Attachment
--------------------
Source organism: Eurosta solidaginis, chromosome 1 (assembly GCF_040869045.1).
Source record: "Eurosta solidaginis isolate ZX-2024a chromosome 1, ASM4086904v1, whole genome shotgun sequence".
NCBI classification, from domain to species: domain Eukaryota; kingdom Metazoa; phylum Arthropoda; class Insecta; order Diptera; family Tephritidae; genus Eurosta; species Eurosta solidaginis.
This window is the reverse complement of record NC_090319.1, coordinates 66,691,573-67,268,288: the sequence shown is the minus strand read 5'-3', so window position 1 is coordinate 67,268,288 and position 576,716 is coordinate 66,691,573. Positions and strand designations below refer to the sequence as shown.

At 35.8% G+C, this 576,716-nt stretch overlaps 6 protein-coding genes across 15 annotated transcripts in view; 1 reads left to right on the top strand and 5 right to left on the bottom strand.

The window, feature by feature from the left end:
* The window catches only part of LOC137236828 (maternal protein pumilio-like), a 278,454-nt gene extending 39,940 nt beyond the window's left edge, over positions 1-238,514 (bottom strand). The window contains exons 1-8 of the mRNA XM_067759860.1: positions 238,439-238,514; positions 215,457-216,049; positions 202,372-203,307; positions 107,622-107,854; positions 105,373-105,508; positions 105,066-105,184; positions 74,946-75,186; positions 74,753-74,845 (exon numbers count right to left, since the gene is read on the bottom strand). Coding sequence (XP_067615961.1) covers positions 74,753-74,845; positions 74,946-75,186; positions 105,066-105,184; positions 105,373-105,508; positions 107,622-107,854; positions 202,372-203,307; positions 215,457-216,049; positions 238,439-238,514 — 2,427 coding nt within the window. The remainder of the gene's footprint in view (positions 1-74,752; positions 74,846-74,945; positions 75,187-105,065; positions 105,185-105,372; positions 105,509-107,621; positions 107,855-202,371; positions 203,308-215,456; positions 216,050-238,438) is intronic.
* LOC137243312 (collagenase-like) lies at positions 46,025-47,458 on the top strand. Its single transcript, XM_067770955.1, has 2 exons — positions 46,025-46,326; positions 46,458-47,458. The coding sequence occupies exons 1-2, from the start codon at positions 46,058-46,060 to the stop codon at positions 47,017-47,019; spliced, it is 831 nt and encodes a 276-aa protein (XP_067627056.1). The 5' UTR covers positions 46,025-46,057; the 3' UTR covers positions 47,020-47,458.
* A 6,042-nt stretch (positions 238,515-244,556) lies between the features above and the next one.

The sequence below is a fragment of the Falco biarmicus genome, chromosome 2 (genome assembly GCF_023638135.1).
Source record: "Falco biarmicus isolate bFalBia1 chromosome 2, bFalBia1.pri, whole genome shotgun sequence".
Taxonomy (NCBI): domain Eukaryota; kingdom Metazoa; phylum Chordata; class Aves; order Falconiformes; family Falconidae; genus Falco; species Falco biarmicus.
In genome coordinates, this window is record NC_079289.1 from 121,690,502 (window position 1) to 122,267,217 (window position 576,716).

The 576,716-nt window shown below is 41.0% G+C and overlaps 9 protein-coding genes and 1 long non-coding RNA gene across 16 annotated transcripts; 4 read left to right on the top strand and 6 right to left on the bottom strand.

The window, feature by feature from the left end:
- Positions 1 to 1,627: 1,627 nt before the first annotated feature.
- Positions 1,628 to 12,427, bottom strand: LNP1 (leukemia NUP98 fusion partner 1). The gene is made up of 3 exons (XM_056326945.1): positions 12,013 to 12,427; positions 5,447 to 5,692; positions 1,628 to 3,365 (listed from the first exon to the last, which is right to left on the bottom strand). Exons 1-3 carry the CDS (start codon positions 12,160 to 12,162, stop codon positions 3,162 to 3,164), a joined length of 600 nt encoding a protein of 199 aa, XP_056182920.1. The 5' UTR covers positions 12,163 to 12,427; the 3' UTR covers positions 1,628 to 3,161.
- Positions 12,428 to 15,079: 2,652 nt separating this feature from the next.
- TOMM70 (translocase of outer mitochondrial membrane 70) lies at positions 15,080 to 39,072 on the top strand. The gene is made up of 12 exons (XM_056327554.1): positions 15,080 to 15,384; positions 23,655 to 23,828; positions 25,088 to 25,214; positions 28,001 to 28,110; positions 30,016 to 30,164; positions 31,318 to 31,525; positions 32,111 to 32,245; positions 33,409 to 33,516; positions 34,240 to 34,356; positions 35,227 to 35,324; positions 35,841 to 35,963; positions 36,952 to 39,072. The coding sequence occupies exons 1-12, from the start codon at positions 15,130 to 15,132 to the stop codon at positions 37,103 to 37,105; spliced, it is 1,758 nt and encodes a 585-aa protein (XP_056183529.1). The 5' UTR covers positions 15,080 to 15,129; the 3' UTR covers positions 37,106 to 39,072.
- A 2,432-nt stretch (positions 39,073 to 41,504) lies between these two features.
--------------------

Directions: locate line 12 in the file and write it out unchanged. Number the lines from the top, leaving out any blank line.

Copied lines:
Taxonomy (NCBI): domain Eukaryota; kingdom Metazoa; phylum Chordata; class Aves; order Falconiformes; family Falconidae; genus Falco; species Falco biarmicus.